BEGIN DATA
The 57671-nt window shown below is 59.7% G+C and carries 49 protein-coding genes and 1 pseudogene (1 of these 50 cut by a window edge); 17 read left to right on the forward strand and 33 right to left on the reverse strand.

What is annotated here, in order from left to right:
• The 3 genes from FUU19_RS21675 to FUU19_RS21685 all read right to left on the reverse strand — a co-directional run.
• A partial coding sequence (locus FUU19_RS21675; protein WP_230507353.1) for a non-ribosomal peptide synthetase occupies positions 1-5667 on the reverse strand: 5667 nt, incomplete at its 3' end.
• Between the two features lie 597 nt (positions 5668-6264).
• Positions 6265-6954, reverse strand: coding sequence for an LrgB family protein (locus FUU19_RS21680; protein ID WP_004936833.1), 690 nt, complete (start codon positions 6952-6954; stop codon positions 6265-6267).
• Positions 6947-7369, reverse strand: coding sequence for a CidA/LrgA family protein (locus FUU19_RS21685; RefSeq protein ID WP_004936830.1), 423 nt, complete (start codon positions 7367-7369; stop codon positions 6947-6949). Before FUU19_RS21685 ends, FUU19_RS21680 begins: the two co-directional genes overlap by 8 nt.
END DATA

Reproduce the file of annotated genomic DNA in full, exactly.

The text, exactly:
The 57671-nt window shown below is 59.7% G+C and carries 49 protein-coding genes and 1 pseudogene (1 of these 50 cut by a window edge); 17 read left to right on the forward strand and 33 right to left on the reverse strand.

What is annotated here, in order from left to right:
• The 3 genes from FUU19_RS21675 to FUU19_RS21685 all read right to left on the reverse strand — a co-directional run.
• A partial coding sequence (locus FUU19_RS21675; protein WP_230507353.1) for a non-ribosomal peptide synthetase occupies positions 1-5667 on the reverse strand: 5667 nt, incomplete at its 3' end.
• Between the two features lie 597 nt (positions 5668-6264).
• Positions 6265-6954, reverse strand: coding sequence for an LrgB family protein (locus FUU19_RS21680; protein ID WP_004936833.1), 690 nt, complete (start codon positions 6952-6954; stop codon positions 6265-6267).
• Positions 6947-7369, reverse strand: coding sequence for a CidA/LrgA family protein (locus FUU19_RS21685; RefSeq protein ID WP_004936830.1), 423 nt, complete (start codon positions 7367-7369; stop codon positions 6947-6949). Before FUU19_RS21685 ends, FUU19_RS21680 begins: the two co-directional genes overlap by 8 nt.